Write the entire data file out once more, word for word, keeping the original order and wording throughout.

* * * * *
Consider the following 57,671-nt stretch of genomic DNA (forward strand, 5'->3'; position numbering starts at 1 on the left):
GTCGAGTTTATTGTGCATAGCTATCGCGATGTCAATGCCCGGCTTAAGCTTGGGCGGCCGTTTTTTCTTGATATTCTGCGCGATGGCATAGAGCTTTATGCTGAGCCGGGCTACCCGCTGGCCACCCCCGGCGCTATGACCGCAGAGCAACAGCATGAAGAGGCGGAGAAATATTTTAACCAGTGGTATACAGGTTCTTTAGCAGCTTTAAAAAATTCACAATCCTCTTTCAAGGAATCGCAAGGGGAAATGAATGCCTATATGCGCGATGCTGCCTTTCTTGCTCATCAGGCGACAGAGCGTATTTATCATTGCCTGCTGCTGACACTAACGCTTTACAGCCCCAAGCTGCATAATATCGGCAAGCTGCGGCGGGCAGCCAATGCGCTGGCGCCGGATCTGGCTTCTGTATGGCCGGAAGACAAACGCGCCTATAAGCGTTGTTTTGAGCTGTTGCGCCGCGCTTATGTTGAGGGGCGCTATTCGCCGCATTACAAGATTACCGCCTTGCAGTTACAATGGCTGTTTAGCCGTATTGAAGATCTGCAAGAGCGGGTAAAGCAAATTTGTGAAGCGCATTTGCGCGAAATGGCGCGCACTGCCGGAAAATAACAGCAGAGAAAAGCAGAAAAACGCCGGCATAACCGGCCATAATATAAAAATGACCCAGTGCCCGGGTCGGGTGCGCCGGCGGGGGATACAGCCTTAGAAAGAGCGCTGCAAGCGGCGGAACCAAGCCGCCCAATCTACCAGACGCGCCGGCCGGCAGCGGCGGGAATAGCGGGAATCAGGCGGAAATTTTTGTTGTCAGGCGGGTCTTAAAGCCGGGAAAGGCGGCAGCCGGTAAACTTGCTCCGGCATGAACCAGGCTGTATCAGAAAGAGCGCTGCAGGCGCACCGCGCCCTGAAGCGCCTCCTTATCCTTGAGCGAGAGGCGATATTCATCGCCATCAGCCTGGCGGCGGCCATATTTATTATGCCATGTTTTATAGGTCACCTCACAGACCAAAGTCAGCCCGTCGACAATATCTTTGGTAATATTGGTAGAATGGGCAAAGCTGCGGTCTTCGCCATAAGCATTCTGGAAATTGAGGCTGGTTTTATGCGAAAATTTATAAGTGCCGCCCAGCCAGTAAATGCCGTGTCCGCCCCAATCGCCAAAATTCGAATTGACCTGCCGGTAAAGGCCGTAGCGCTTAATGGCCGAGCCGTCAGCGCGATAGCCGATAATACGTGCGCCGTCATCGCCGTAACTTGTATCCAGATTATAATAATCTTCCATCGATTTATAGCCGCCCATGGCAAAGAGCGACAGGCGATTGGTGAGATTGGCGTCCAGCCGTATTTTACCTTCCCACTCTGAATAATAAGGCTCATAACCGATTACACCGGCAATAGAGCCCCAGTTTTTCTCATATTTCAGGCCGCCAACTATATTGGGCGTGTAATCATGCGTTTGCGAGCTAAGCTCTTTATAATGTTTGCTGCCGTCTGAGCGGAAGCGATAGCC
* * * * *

Consider the following 57,671-nt stretch of genomic DNA (forward strand, 5'->3'; position numbering starts at 1 on the left):
GTCGAGTTTATTGTGCATAGCTATCGCGATGTCAATGCCCGGCTTAAGCTTGGGCGGCCGTTTTTTCTTGATATTCTGCGCGATGGCATAGAGCTTTATGCTGAGCCGGGCTACCCGCTGGCCACCCCCGGCGCTATGACCGCAGAGCAACAGCATGAAGAGGCGGAGAAATATTTTAACCAGTGGTATACAGGTTCTTTAGCAGCTTTAAAAAATTCACAATCCTCTTTCAAGGAATCGCAAGGGGAAATGAATGCCTATATGCGCGATGCTGCCTTTCTTGCTCATCAGGCGACAGAGCGTATTTATCATTGCCTGCTGCTGACACTAACGCTTTACAGCCCCAAGCTGCATAATATCGGCAAGCTGCGGCGGGCAGCCAATGCGCTGGCGCCGGATCTGGCTTCTGTATGGCCGGAAGACAAACGCGCCTATAAGCGTTGTTTTGAGCTGTTGCGCCGCGCTTATGTTGAGGGGCGCTATTCGCCGCATTACAAGATTACCGCCTTGCAGTTACAATGGCTGTTTAGCCGTATTGAAGATCTGCAAGAGCGGGTAAAGCAAATTTGTGAAGCGCATTTGCGCGAAATGGCGCGCACTGCCGGAAAATAACAGCAGAGAAAAGCAGAAAAACGCCGGCATAACCGGCCATAATATAAAAATGACCCAGTGCCCGGGTCGGGTGCGCCGGCGGGGGATACAGCCTTAGAAAGAGCGCTGCAAGCGGCGGAACCAAGCCGCCCAATCTACCAGACGCGCCGGCCGGCAGCGGCGGGAATAGCGGGAATCAGGCGGAAATTTTTGTTGTCAGGCGGGTCTTAAAGCCGGGAAAGGCGGCAGCCGGTAAACTTGCTCCGGCATGAACCAGGCTGTATCAGAAAGAGCGCTGCAGGCGCACCGCGCCCTGAAGCGCCTCCTTATCCTTGAGCGAGAGGCGATATTCATCGCCATCAGCCTGGCGGCGGCCATATTTATTATGCCATGTTTTATAGGTCACCTCACAGACCAAAGTCAGCCCGTCGACAATATCTTTGGTAATATTGGTAGAATGGGCAAAGCTGCGGTCTTCGCCATAAGCATTCTGGAAATTGAGGCTGGTTTTATGCGAAAATTTATAAGTGCCGCCCAGCCAGTAAATGCCGTGTCCGCCCCAATCGCCAAAATTCGAATTGACCTGCCGGTAAAGGCCGTAGCGCTTAATGGCCGAGCCGTCAGCGCGATAGCCGATAATACGTGCGCCGTCATCGCCGTAACTTGTATCCAGATTATAATAATCTTCCATCGATTTATAGCCGCCCATGGCAAAGAGCGACAGGCGATTGGTGAGATTGGCGTCCAGCCGTATTTTACCTTCCCACTCTGAATAATAAGGCTCATAACCGATTACACCGGCAATAGAGCCCCAGTTTTTCTCATATTTCAGGCCGCCAACTATATTGGGCGTGTAATCATGCGTTTGCGAGCTAAGCTCTTTATAATGTTTGCTGCCGTCTGAGCGGAAGCGATAGCC